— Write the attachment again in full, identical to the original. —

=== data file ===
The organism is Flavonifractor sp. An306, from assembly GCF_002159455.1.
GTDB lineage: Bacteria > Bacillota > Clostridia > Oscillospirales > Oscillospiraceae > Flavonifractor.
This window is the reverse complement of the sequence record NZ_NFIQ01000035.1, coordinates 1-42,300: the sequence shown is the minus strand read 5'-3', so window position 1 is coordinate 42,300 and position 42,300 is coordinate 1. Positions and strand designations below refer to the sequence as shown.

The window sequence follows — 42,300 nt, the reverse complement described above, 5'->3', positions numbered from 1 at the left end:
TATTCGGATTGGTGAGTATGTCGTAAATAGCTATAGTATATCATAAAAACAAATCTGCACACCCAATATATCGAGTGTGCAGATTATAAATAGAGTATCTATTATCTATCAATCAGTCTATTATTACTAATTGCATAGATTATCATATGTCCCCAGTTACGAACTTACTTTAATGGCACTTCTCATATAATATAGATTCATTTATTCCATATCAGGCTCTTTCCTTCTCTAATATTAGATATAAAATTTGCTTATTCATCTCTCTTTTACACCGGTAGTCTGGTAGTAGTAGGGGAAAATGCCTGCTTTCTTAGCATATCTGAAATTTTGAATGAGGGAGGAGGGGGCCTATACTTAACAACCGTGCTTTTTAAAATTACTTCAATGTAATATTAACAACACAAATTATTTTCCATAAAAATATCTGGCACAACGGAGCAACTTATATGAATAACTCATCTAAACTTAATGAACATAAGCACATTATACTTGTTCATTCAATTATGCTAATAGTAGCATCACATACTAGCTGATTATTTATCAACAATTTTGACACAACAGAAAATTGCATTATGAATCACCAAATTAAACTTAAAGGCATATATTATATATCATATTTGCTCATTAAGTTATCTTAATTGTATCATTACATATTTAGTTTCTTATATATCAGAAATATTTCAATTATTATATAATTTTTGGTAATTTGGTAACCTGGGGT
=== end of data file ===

The organism is Flavonifractor sp. An306, from assembly GCF_002159455.1.
GTDB lineage: Bacteria > Bacillota > Clostridia > Oscillospirales > Oscillospiraceae > Flavonifractor.
This window is the reverse complement of the sequence record NZ_NFIQ01000035.1, coordinates 1-42,300: the sequence shown is the minus strand read 5'-3', so window position 1 is coordinate 42,300 and position 42,300 is coordinate 1. Positions and strand designations below refer to the sequence as shown.

The window sequence follows — 42,300 nt, the reverse complement described above, 5'->3', positions numbered from 1 at the left end:
TATTCGGATTGGTGAGTATGTCGTAAATAGCTATAGTATATCATAAAAACAAATCTGCACACCCAATATATCGAGTGTGCAGATTATAAATAGAGTATCTATTATCTATCAATCAGTCTATTATTACTAATTGCATAGATTATCATATGTCCCCAGTTACGAACTTACTTTAATGGCACTTCTCATATAATATAGATTCATTTATTCCATATCAGGCTCTTTCCTTCTCTAATATTAGATATAAAATTTGCTTATTCATCTCTCTTTTACACCGGTAGTCTGGTAGTAGTAGGGGAAAATGCCTGCTTTCTTAGCATATCTGAAATTTTGAATGAGGGAGGAGGGGGCCTATACTTAACAACCGTGCTTTTTAAAATTACTTCAATGTAATATTAACAACACAAATTATTTTCCATAAAAATATCTGGCACAACGGAGCAACTTATATGAATAACTCATCTAAACTTAATGAACATAAGCACATTATACTTGTTCATTCAATTATGCTAATAGTAGCATCACATACTAGCTGATTATTTATCAACAATTTTGACACAACAGAAAATTGCATTATGAATCACCAAATTAAACTTAAAGGCATATATTATATATCATATTTGCTCATTAAGTTATCTTAATTGTATCATTACATATTTAGTTTCTTATATATCAGAAATATTTCAATTATTATATAATTTTTGGTAATTTGGTAACCTGGGGT